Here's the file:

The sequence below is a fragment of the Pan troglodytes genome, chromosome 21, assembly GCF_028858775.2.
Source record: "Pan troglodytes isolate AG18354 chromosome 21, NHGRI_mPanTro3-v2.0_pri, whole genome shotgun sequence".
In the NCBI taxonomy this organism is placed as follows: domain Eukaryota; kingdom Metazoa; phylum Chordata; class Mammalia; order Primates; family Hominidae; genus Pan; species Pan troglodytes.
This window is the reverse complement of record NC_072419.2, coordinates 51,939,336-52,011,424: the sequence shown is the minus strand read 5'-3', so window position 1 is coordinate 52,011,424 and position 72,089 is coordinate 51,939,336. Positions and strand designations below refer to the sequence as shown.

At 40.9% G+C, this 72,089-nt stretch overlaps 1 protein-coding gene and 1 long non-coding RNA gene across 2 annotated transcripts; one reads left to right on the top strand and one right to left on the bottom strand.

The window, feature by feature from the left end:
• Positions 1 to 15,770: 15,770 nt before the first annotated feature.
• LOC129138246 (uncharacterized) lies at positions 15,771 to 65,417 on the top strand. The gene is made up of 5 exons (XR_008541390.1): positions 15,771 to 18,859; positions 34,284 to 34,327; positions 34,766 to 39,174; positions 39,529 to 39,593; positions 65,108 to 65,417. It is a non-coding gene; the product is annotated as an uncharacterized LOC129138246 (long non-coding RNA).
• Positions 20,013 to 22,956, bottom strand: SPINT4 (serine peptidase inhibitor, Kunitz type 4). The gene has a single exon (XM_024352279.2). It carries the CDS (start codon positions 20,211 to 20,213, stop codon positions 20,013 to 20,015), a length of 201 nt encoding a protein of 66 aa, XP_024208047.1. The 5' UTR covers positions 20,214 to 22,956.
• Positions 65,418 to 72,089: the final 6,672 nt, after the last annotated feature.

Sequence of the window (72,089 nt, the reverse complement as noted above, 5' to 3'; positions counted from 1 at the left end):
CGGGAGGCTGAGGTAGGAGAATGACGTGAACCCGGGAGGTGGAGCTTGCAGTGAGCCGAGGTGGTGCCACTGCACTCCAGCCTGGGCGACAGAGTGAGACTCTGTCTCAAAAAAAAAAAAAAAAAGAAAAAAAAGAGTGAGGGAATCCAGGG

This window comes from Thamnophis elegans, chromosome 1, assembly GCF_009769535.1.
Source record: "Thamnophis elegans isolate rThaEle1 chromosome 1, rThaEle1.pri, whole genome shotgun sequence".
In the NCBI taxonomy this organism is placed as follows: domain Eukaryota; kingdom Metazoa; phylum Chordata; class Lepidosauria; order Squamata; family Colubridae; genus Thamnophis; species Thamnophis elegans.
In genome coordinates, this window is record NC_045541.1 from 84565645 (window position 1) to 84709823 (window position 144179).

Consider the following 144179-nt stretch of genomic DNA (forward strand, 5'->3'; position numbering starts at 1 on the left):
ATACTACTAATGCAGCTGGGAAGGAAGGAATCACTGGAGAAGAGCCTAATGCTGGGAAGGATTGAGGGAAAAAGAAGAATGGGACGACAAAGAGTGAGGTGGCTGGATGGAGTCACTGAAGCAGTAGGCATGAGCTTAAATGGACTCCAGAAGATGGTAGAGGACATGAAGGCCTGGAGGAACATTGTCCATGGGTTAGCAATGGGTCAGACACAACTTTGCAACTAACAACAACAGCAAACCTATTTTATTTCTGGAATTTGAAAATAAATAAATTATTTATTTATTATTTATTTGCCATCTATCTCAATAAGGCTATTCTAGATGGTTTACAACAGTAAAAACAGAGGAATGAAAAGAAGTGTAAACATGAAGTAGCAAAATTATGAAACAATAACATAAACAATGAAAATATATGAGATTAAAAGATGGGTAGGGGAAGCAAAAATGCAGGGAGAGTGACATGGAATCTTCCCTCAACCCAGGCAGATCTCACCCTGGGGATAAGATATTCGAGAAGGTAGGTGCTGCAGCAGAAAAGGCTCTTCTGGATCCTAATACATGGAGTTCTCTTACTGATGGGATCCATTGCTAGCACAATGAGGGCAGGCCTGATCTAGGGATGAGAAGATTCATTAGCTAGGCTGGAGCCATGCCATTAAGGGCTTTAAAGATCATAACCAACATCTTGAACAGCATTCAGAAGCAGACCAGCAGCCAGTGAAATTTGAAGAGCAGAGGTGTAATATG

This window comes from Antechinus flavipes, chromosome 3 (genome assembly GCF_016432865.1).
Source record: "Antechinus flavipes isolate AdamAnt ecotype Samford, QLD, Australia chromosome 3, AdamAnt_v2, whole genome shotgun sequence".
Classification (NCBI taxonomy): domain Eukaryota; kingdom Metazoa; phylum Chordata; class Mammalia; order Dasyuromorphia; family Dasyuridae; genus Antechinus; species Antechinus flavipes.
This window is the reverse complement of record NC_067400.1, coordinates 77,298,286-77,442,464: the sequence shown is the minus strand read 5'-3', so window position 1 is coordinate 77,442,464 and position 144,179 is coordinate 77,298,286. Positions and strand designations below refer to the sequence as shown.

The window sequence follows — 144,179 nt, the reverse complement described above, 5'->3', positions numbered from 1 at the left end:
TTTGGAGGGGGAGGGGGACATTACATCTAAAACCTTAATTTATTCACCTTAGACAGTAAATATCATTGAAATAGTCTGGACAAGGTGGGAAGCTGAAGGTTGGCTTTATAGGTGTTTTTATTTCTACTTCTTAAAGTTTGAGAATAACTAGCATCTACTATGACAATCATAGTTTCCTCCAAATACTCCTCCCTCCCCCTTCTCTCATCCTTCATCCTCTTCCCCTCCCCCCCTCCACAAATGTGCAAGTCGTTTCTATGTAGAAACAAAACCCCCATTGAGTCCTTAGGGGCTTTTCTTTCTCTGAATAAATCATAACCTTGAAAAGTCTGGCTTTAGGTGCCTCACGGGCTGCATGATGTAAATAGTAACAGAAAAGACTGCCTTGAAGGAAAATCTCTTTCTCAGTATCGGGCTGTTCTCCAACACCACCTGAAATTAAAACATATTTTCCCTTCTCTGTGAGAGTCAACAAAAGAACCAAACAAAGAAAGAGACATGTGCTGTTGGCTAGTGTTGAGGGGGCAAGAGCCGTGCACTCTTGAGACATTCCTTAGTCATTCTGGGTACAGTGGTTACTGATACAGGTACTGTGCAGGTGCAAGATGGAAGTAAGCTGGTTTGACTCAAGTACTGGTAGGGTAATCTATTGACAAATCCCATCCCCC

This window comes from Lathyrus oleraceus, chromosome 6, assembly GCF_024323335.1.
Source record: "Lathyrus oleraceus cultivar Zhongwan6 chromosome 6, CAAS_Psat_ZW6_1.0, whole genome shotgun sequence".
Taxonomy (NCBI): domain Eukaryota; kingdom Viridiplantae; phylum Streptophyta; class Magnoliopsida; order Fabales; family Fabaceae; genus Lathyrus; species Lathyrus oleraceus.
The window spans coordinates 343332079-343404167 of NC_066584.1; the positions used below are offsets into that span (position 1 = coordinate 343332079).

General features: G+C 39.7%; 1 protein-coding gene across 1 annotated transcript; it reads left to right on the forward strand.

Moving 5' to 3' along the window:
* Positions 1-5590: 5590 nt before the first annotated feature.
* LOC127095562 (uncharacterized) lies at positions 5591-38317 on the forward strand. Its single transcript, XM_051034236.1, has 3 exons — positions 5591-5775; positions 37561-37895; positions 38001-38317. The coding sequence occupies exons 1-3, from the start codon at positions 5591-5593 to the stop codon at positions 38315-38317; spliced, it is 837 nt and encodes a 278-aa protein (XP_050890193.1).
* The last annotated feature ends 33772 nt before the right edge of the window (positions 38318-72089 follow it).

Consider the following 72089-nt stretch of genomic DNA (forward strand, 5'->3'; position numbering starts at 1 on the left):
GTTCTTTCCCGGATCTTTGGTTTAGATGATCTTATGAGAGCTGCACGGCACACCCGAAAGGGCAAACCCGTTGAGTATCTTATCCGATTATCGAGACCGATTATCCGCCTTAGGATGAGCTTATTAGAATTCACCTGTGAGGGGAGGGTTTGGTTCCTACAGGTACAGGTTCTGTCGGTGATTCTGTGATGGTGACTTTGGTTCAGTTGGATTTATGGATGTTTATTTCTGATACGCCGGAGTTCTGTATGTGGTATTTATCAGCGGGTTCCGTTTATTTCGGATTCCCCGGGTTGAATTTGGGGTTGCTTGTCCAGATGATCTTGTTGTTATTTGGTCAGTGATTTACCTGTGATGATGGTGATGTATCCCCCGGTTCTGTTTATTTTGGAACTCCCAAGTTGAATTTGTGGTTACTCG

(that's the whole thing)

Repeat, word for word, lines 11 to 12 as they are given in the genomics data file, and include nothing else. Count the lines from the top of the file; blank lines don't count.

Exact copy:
Sequence of the window (72,089 nt, the reverse complement as noted above, 5' to 3'; positions counted from 1 at the left end):
CGGGAGGCTGAGGTAGGAGAATGACGTGAACCCGGGAGGTGGAGCTTGCAGTGAGCCGAGGTGGTGCCACTGCACTCCAGCCTGGGCGACAGAGTGAGACTCTGTCTCAAAAAAAAAAAAAAAAAGAAAAAAAAGAGTGAGGGAATCCAGGG